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Kurdish official ‘99pc sure’ Baghdadi still alive in Raqa

SULAIMANIA (Iraq)

A top Kurdish counter-terrorism official said on Monday that he was 99 per cent sure that Daish leader Abu Bakr Al Baghdadi was alive and located south of the Syrian city of Raqa, despite reports that he had been killed.

“Baghdadi is definitely alive. He is not dead. We have information that he is alive. We believe 99 per cent he is alive,” Lahur Talabany said in an interview.

“Don’t forget his roots go back to Al Qaeda days in Iraq. He was hiding from security services. He knows what he is doing.”

The secretive Daish leader has frequently been reported killed or wounded since he climbed up to the pulpit of a mosque in Mosul in 2014 and declared a caliphate with himself the leader of all Muslims.

After leading his fighters on a sweep through northern Iraq, Baghdadi attempted to create a self-sustaining modern-day caliphate in parts of Iraq and Syria.

He is now a man on the run, but still a cunning foe, said Talabany, who as part of the international coalition against the Daish has been at the forefront of efforts to track Baghdadi down.

“He is not an easy figure. He has years of experience in hiding and getting away from the security services,” Talabany said.

“The territory they control right now, still to this day, is very tough territory. It is still not the end of the game for the Daish. Even though they have lost almost all of Mosul and they are getting ready to lose Raqa as well.”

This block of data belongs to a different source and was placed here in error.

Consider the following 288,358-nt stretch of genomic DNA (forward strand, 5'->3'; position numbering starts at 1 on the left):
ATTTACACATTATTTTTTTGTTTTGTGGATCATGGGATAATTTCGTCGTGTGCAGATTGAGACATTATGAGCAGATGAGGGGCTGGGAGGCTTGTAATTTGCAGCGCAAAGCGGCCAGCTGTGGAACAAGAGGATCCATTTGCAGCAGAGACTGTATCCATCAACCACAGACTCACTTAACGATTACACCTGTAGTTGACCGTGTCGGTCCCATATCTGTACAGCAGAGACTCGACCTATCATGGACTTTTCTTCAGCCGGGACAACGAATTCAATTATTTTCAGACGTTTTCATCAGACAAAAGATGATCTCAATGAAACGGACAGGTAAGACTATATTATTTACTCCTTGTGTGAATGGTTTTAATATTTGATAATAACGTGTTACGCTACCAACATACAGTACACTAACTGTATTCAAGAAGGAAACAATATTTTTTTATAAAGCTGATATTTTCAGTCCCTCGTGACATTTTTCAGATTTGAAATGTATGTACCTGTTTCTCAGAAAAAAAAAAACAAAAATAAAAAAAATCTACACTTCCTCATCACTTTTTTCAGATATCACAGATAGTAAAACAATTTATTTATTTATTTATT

Iraqi security forces have ended three years of Daish rule in the Iraqi city of Mosul, and the group is under growing pressure in Raqa – former strongholds in the militants’ crumbling caliphate.

Talabany said the Daish was now shifting tactics despite low morale and it would take three or four years to eliminate the group as it takes to the mountains and deserts to stage hit and run attacks and unleash suicide bombers.

“They are getting ready for a different fight I think. We have a lot tougher days ahead of us than people think. “Al Qaeda is on steroids,” said Talabany.

“We saw why they were smarter. Al Qaeda never controlled any territory. They will be smarter.”

Numerous reports suggesting that Baghdadi had been killed have raised questions about who might replace him as head of a diverse group comprised Iraqis and other Arabs as well as hardcore foreign fighters.

Iraqi intelligence officers who served under Saddam Hussein have been described as the military strategists instrumental in creating a Daish reign of terror.

Reuters